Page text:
Hey kids, want some racist tattoos?

For my job as an events coordinator/news editor extraordinaire, I’m in charge of organizing the annual Easter Eggstravaganza on the UM Oval, which is basically a large-scale egg hunt on campus the day before Easter. (Please don’t hesitate to contact me with any of your egg-hunt planning needs! Wait, no. Please do.)

Over the past several weeks, I’ve been ordering candy and small prizes to stuff in eggs for the hunt, mainly online. When a came across a package of 720 temporary tattoos for around 30 bucks, I figured they were a great deal and ordered five packages. And because they were advertised as CHILDREN’S tattoos, intended for use by CHILDREN, it did not even occur to me that some of them may not be appropriate for, you know, CHILDREN. Boy, was I wrong. So very, very wrong.

Based on the following sampling, I’m guessing the folks over at Oriental Trading Co.’s Temporary Tattoo Department aren’t too concerned with quality control.

First off, there were several of these Japanese-character tattoos, but most of them said things like “tiger” or “dragon,” not this:

That’s right — if it weren’t for my observant co-worker who spotted this inappropriateness, the word “sexy” would be plastered across some 6-year-old girl’s arm after she found it in an Easter egg.

Next up, several tattoos that, on their own, might not be so bad, but collectively could maybe, just maybe, encourage grade-school children to take up recreational drug use:

OK, I know that’s actually a palm tree, not a pot leaf, but when combined with a mushroom, some eight balls and three bloodshot eyes (including one that apparently has its own appendages and another with a cracked-out face), you can’t help but wonder if the people designing these things have an ulterior motive or two. I mean really, how many variations of bloodshot eyeballs do you allow in the kids’ tattoo supply before you draw the line?

And then there’s this third and final example, which is just plain racist:

Yep, that’s a Native American with a red face. I’m not even going to start on this one.

Lucky we discovered these early and I could suss out the bad ones before they went into the eggs, or I have a feeling a might not be planning an Easter egg hunt next year. Wait a minute… ahh, screw it.

9 responses to this post.

  1. Posted by Bri on March 28, 2010 at 6:22 pm

    Maybe we can send Oriental Trading a complaint and they’ll donate all of our prizes for next year’s hunt. 😉


  2. Posted by LD on March 30, 2010 at 9:16 pm

    hahahahahahaha…..I hope you’re planning on keeping all the forbidden ones for us so we can wear them to sweet events this summer!!


  3. Posted by ERIC DAWSON on September 11, 2010 at 2:35 pm

    you realize none of these things are that bad.. the eyes aren”t bloodshot there depicted to have blood vessels.. which they really do..imagine that. holy crap. a tree? really? would it be as bad if you were on vacation at a beach full of them? no.. and the eight balls? lets see here, every tough guy from every fifties, sixties, sveneties, eighties, and ninetys, movie is depicted with a TATTOO and shooting EIGHTBALL. potential relation to image when placed on child versus actual image? come one now. and the redfaced indian? its on the front of a pumpkin seed package seen all over the country and enjoyed by millions. not that big of a deal. you are the reason our younger generations spend their lives facebooking and not out having life experiences.. i hope you don”t procreate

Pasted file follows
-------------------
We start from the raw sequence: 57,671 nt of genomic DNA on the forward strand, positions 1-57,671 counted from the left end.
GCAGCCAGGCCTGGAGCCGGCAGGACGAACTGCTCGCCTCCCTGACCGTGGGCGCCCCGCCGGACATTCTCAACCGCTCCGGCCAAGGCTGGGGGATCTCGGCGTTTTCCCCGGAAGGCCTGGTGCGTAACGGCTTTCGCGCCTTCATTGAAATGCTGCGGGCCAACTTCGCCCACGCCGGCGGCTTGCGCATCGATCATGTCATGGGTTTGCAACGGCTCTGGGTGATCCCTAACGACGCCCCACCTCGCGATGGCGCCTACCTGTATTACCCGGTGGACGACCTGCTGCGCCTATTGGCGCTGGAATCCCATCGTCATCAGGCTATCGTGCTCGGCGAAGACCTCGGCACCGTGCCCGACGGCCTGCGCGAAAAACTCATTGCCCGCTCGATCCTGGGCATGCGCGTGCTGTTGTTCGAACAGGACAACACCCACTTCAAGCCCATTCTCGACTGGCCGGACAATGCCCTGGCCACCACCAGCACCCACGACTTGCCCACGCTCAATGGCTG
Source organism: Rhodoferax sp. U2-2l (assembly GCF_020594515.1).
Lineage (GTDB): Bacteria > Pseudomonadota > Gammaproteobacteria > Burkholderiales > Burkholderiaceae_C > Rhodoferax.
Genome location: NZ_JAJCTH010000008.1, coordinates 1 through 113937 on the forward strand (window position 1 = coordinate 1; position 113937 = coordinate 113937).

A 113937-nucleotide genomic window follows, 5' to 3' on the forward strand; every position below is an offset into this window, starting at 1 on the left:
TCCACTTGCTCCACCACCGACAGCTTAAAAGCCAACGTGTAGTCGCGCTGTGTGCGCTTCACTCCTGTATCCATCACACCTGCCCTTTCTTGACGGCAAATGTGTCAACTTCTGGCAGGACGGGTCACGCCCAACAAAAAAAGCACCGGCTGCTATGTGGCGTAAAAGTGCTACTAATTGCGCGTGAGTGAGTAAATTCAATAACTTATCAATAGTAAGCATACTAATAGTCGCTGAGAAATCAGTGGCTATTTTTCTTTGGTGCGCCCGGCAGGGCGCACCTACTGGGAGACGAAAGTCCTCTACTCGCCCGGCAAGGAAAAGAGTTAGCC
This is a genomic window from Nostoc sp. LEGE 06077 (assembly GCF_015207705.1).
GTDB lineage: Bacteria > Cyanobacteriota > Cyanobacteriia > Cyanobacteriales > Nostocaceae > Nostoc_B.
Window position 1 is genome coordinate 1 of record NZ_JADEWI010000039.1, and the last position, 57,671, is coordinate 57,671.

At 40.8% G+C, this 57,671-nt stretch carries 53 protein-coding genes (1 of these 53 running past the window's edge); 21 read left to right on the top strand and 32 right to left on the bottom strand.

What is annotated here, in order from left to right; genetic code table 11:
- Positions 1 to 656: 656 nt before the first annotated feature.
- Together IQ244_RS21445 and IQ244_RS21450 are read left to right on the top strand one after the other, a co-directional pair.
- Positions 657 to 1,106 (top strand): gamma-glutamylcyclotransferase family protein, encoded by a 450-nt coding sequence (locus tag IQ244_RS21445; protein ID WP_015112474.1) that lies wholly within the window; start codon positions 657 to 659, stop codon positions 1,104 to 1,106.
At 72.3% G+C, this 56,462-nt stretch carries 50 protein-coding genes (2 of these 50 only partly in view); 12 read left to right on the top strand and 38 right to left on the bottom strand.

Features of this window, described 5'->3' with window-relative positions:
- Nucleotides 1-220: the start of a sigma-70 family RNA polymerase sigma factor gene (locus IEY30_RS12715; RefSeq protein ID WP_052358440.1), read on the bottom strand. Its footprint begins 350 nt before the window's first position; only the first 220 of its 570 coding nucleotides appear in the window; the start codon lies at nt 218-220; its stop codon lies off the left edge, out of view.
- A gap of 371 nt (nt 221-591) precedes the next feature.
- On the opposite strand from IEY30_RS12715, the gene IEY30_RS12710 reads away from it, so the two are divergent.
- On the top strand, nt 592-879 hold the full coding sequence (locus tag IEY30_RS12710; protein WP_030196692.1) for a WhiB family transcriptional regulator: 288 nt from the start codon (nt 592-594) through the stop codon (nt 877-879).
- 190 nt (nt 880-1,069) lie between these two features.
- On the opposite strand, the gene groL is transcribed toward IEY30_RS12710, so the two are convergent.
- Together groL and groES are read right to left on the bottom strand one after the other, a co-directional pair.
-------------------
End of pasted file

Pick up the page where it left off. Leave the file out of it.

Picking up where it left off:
4. Um, I’m not sure where you’re from, but in Montana, where I live, we have a significant Native American population. From your “pumpkin seed package” reference, I’m guessing that is the closest you’ve come to meeting an actual Native American, and you don’t realize that the “red-faced savage” depicted in the tattoo is considered offensive. There are some other assumptions those familiar with Native American stereotypes could make, but since I’m not interested in perpetuating them, I won’t get into it here.

    Also, if your reading comprehension were equal to that of a sixth-grader, you would realize that throughout this tongue-in-cheek post, I was not calling each individual tattoo a blatant drug reference, but saying that, collectively, they looked somewhat suspicious. Judging by your severe lack of basic grammar and spelling skills, though, I can assume you dropped out of school in sixth grade, most likely to — unfortunately — procreate.


  5. […] But that all changed today. Why? Because I received a notice that some rando by the name of “Eric Dawson” published the following comment on my blog post titled “Hey kids, want some racist tattoos?“ […]


  6. […] Hey kids, want some racist tattoos? March 2010 5 comments 3 […]


  7. […] a better shot at getting some crappy Easter stickers and diabetes-inducing candy (and, some years, inappropriate tattoos). And apparently, before I took the helm, organizers would put the bike-winning coupons in special […]


  8. Oh boy! I don’t even know where to begin. 🙂


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